One of my greatest passions is women factory workers during WWII. Both the social significance and the clothing that was worn. There's no style I love more than workwear, and for women it's heyday was during WWII.
When the U.S. first entered the war sizing for women wasn't taken into account, so in the beginning you would have seen many a billowing belted waist on coveralls and large cuffs on denim. It didn't take too long for manufacturers to catch up, and widely optimized department store catalogs soon had special pages of workwear made just for women.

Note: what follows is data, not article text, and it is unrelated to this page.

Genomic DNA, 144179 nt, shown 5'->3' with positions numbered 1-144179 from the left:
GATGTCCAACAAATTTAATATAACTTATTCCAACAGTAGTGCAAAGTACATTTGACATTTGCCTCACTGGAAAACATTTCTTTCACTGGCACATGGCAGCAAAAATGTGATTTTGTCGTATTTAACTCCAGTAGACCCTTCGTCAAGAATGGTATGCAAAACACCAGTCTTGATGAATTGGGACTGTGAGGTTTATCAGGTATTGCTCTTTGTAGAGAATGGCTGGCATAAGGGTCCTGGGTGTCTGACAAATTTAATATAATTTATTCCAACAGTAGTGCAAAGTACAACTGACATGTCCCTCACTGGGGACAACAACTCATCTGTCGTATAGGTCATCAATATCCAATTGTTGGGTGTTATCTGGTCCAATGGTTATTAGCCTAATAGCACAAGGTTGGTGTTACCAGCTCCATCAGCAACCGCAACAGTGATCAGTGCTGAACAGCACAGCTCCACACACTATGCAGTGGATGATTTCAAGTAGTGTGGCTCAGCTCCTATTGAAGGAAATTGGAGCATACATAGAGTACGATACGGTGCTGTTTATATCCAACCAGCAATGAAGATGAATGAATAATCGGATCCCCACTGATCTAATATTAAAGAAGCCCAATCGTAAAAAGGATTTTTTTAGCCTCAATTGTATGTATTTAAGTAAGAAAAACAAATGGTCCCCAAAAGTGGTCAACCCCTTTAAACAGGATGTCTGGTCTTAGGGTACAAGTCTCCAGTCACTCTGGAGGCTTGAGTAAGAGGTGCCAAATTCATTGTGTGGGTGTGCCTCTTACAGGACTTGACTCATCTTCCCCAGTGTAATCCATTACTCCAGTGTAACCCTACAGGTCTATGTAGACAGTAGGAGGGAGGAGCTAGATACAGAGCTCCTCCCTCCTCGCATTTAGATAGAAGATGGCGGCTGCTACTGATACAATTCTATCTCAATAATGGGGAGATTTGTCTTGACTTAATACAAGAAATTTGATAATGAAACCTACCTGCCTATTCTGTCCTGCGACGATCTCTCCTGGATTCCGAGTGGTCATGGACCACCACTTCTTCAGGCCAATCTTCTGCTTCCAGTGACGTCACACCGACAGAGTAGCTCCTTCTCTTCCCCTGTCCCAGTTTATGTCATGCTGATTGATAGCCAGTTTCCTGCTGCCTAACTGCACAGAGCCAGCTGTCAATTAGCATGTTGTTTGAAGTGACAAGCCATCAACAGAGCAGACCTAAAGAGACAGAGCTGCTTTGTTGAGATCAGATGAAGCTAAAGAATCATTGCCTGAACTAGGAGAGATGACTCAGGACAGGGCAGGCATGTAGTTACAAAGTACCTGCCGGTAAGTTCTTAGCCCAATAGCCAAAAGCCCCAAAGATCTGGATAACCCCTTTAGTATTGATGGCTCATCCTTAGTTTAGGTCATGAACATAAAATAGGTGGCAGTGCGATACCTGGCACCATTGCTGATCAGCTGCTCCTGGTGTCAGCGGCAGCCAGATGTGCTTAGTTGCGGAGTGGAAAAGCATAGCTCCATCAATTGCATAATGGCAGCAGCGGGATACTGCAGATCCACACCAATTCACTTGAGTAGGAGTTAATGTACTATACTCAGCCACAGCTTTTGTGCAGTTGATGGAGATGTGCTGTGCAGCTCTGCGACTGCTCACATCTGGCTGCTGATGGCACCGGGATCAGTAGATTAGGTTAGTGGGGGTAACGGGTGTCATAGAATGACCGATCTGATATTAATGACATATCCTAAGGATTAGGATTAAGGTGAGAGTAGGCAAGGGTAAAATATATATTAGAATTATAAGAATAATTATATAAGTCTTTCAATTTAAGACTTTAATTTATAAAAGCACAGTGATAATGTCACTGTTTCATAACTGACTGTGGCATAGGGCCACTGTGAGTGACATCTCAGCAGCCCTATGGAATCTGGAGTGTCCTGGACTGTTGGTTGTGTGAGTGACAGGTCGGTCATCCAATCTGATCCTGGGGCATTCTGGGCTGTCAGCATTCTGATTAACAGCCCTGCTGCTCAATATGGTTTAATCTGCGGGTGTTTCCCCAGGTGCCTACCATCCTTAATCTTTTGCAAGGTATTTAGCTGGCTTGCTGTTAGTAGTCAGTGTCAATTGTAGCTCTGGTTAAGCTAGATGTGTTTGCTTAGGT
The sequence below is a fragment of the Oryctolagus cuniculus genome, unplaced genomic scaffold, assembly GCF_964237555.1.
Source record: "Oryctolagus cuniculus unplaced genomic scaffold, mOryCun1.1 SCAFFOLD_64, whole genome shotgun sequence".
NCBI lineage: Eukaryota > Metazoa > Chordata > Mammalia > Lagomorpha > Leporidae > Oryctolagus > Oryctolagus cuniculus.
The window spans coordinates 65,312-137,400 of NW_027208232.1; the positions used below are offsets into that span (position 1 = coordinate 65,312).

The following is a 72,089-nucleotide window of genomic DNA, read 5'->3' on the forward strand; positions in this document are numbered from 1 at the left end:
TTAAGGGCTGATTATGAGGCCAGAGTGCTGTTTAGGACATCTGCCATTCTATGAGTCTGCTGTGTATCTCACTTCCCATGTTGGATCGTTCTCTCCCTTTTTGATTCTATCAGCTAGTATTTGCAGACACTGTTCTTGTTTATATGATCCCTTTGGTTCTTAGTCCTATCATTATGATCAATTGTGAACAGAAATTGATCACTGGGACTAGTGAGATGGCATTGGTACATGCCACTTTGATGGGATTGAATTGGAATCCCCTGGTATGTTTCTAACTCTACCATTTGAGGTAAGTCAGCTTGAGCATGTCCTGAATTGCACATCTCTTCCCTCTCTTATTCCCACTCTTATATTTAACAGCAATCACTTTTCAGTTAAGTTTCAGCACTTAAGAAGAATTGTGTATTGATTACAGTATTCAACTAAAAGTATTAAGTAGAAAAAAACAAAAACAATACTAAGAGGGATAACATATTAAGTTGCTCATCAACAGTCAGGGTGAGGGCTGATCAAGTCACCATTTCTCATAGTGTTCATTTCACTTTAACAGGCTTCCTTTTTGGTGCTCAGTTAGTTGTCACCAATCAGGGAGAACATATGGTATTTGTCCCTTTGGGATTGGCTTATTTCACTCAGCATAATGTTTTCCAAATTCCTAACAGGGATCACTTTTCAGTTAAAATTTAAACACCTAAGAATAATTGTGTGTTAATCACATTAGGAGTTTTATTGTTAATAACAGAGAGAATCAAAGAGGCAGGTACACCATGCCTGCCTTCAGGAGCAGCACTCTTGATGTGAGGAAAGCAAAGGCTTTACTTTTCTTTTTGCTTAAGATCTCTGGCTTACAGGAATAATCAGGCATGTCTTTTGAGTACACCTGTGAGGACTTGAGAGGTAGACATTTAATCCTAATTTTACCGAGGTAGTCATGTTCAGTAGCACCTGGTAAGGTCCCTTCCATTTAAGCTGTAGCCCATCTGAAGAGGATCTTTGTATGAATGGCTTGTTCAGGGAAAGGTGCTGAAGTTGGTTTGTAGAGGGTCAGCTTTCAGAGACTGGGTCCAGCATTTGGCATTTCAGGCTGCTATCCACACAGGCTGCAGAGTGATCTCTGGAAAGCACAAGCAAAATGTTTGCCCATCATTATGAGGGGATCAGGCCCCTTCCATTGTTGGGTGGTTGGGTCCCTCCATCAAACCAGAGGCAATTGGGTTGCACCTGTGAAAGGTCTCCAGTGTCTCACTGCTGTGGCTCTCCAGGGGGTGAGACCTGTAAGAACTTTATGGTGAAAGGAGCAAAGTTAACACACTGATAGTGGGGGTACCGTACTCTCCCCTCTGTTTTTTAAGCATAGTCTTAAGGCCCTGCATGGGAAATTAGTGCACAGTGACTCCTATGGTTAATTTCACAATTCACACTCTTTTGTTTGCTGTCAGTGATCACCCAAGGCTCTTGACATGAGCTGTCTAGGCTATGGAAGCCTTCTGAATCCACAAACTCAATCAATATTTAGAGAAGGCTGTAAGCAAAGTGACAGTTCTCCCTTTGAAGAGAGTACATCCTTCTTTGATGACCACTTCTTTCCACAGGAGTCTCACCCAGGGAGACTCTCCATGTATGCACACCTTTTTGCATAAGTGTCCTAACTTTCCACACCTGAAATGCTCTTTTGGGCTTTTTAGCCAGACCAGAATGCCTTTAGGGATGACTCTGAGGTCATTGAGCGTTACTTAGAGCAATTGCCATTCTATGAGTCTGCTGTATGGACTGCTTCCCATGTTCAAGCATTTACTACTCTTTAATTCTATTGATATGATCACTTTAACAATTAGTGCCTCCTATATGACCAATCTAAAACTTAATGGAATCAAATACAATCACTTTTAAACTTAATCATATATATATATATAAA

These images are from a few 70s photo history books I recently thrifted, except the two large group photos, those are from the book Waging War on the Home Front. I've seen a lot of similar photos online, but they're mostly propaganda snaps, staged and pretty, set up to make factory work look appealing.
These don't seem to be staged, they may be posing in some, but really these show a bit of the grit that women had to deal with every day. They have grease on their hands, you can see a peek of a cardigan or blouse under coveralls, and gloves and goggles are the norm. And of course a bandanna or headscarf was often standard. Even with short hair, a hat or headscarf was required for working in military factories.